Under the Death Mask
Sleeping under the death mask of Pushkin
that hangs on the wall over my head
dozing at the end of that long couch
where I crashed that very last night
in Yevtushenko's dacha in Peredelniko,
weary from the bad roads and bad food,
the two problems Russia still endures
since Gogol complained two centuries ago,
that, and Vodka na Zaftruk for
touring from Moscow to Irkutsk and back.
Pushkin, your face, your true face they
when all other masks have fallen away,
the face one wears at the moment of death,
calls me to share one more last breath.
You died at 37, a romantic till the end,
in a duel of self fulfilled prophecy --
just as the avowed cynic Onegin
nonchalantly shot the naive poet Lensky,
symbolically killing off your poetic self.
I have lived to bury my desires,
and see my dreams corrode with rust,
but rose once more to duel for honor's
For what is a poet without his passions,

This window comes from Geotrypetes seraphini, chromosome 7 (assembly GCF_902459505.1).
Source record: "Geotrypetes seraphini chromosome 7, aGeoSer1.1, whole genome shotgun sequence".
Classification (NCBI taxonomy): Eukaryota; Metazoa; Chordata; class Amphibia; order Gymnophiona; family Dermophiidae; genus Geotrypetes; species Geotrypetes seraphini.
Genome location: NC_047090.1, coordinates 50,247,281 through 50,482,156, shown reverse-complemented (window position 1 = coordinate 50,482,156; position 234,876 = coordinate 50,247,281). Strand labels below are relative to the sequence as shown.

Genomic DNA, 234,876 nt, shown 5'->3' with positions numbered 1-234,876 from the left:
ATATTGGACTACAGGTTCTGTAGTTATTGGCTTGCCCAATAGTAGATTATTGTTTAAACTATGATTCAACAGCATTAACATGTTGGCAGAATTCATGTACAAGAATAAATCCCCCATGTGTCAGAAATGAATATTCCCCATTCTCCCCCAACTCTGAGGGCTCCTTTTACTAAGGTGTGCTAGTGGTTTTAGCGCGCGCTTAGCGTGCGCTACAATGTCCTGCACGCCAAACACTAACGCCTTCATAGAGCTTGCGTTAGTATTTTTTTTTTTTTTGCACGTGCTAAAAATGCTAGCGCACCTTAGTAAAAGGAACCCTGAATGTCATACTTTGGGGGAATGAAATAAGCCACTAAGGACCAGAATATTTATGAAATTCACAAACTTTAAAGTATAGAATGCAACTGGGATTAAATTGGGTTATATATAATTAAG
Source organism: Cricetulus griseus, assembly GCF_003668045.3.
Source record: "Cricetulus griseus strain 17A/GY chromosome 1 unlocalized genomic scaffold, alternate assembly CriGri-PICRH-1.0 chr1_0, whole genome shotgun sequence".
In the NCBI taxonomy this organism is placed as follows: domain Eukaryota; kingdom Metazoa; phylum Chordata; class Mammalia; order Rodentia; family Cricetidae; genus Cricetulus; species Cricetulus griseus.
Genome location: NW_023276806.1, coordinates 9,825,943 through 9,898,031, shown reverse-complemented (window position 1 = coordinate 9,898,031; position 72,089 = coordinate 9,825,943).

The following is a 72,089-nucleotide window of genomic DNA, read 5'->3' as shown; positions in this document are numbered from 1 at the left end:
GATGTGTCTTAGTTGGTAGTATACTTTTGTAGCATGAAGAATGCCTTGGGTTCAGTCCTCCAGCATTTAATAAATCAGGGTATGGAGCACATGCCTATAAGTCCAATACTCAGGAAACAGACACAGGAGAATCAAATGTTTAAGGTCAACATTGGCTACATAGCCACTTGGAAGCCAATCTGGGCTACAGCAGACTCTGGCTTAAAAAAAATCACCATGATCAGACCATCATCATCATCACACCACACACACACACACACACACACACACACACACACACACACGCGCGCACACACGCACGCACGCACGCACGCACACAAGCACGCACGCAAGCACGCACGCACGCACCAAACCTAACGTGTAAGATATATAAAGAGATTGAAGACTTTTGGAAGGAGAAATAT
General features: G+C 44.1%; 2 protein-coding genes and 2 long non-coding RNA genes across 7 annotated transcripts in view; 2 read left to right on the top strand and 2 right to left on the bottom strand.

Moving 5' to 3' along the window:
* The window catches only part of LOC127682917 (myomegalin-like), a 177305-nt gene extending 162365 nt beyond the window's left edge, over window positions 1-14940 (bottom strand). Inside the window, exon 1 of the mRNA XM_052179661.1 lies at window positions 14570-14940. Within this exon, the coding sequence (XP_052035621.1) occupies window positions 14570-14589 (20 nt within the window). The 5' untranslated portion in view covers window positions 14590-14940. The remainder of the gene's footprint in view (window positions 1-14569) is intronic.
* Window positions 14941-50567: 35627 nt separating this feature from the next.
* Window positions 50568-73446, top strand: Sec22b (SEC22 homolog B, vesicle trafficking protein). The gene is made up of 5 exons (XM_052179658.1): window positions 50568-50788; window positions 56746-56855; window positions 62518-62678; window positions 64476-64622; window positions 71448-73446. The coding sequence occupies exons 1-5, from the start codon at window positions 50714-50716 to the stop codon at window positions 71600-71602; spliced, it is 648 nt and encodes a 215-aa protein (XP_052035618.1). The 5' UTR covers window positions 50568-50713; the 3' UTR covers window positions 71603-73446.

be they love or freedom for Russia?
And though many can still quote your
they also ask,
who will pay the rent, Pushkin?
We all love a poet when he is safely dead.
Your statue stands in almost every
though they moved the one in Pushkin
to build the largest McDonald's in the
where no one gave up their place in line
even when a coup threatened new freedoms.
Poet, we have no monuments in America
for weird Uncle Walt, father of our free
but the Whitman truck stop off the Jersey
Your mask hangs above me tonight as serene
as a full moon over a field of bloody snow
not revealing the two sides of your Janus
not born to amuse the Tzars,
nor the realist wary of being hung for
but two lives reconciled in the mask of
in the end the poet disappears into his
Link to several newer poems below:
Song That Fathoms Home, Books]
I used to read in the basement
sifting through musty encyclopedias,
exhuming history, trying to breathe in
how we each thin out to nothing.
Years later, walking far, I happen across
an orchard and half-empty pond on a gray, late